With a developing interest in music, Pumphret began to play open mic nights around town. He then worked a deal with a popular restaurant: let him play for a few hours, and they could pay him with a free meal. Soon, he was the top name on their list of entertainers and people were going there just to see him play.

“At the time I was bringing them more business than any of their other musicians, and I think that was still the case up until they closed just a couple of months ago.”

By his junior year at High Point, he had a reputation and was playing a few full-band shows a year. By his senior year, he knew he would either move to Nashville or Austin after graduation.

“A buddy of mine said one day, ‘So, do you want to go to Nashville?’ and I said yes, thinking he meant we’d take a road trip after graduation—two weeks later I had a lease agreement for an apartment sitting in my inbox.”

That was 2017, and three years later Pumphret is still putting in the work daily to become a recognized musician.

“I set goals for myself each year: at first, it was I want to write X amount of songs by the end of the year, and then it was I want to play a room of a certain size… This year, my bucket list included playing at two specific showcases and two ‘writers rounds’ and my goal was to quit my day job by March to perform full time. I’ve done three out of the four shows, and had gigs booked to get me playing full time. But then when COVID-19 happened, 11 of the 12 shows I had on my calendar were canceled.”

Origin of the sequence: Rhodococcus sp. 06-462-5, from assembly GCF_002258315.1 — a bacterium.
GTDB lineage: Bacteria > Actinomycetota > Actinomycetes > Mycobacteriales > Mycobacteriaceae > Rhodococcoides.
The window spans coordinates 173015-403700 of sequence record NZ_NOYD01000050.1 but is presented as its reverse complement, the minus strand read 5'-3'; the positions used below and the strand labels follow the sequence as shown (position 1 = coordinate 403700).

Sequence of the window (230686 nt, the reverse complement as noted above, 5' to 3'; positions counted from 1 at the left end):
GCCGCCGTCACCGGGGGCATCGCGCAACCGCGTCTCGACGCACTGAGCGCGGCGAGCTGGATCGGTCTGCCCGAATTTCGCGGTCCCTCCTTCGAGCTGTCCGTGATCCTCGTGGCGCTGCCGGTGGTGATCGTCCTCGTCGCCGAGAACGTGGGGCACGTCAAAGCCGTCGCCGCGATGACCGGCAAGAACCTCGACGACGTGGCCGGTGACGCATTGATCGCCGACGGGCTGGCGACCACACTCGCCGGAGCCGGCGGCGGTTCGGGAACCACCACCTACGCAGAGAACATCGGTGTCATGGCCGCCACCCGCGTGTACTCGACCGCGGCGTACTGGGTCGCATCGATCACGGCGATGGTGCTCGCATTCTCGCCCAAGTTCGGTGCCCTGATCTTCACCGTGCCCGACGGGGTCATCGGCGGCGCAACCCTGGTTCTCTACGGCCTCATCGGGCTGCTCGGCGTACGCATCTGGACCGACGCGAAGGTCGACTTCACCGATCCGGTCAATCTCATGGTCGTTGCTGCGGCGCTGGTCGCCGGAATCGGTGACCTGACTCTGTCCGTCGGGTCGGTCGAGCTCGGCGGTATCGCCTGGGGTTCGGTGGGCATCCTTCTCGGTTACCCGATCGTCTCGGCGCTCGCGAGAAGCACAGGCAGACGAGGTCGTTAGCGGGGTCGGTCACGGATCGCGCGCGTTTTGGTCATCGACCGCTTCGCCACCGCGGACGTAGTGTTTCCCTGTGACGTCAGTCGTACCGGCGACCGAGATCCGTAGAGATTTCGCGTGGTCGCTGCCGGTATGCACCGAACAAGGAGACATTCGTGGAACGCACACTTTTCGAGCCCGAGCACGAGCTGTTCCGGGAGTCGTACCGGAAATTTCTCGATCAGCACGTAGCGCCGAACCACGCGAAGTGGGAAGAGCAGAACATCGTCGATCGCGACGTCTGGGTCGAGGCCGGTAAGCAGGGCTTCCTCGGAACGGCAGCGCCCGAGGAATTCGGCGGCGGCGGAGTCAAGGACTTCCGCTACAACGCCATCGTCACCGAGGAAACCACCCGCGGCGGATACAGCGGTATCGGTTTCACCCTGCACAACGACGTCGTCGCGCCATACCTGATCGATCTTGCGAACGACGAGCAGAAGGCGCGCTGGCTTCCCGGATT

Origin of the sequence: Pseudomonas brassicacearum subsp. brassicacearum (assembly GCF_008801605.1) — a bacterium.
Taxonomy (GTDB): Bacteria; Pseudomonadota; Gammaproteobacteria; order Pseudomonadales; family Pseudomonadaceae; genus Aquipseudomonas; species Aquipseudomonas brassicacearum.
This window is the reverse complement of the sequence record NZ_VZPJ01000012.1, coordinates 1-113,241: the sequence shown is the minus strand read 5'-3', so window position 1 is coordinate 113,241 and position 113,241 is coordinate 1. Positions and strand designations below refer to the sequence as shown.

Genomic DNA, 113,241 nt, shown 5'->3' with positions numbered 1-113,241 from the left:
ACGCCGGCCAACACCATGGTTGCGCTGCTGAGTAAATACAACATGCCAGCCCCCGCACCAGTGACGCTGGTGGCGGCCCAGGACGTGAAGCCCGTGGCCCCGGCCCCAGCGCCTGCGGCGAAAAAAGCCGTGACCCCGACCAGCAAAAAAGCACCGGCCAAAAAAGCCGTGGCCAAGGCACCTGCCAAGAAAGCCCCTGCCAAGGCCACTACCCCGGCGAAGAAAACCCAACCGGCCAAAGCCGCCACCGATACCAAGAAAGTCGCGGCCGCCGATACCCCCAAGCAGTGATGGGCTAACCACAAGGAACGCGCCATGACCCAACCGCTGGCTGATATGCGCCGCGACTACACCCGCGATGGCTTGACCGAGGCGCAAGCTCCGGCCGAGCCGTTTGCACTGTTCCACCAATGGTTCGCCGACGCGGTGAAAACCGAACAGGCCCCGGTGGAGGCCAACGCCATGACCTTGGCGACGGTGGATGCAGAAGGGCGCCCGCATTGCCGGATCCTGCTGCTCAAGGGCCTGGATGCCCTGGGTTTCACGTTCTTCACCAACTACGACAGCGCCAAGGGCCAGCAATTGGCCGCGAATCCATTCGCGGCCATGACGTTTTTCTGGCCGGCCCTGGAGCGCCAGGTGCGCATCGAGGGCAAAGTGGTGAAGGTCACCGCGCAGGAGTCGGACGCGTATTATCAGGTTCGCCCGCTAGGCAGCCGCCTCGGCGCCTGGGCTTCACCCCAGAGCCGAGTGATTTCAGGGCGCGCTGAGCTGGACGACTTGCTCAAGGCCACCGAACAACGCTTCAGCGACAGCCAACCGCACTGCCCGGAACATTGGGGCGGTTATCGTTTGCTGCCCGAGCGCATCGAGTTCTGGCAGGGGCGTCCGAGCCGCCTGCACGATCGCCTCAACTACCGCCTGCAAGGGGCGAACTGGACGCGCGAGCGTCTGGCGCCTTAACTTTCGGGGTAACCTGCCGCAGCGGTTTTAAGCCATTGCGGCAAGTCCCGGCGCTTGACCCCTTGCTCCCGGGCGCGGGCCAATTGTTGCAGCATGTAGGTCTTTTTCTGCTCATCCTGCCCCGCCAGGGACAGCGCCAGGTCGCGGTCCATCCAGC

Then, Kevin Driscoll called with a request for some help.

“Honestly, my first reaction was, ‘How did Kevin Driscoll get my phone number?,’ but then when he said Avon was looking for some talent, I told him I was in. I hadn’t been in touch with Avon very much since graduating, but it was something that I had wanted to do. When the school reached out, it was a win-win.”

And so, this week, Michael Pumphret, stage name Michael Pace, announced Avon’s virtual Avon’s Got Talent competition, open to students, faculty, and alumni who are not only musically inclined, but talented in any way.

“When I was at Avon, I was never a part of the choir or took a music class, but there were always kids who played football in the fall and did theater in the winter,” he said. “You never know what your talents are until you give them a chance… Not until you explore more avenues will you discover what you’re good at, what your passions are. Some won't get outside of their comfort zone for fear of being judged—but that’s not the case at Avon. If there’s a place to get out of your comfort zone, it’s Avon, and this show is an opportunity.”

Information on the Avon’s Got Talent competition is available on Avon’s Morning Meeting website: While our grand prize will be reserved for current students, alumni and faculty are encouraged to submit videos to inspire our current students to get involved.

“I would love to be on the road for the rest of my life, and having a number one single would be great, but really it’s all about having fun. It takes courage and a little bit of crazy to put yourself out there, but it’s worth it.”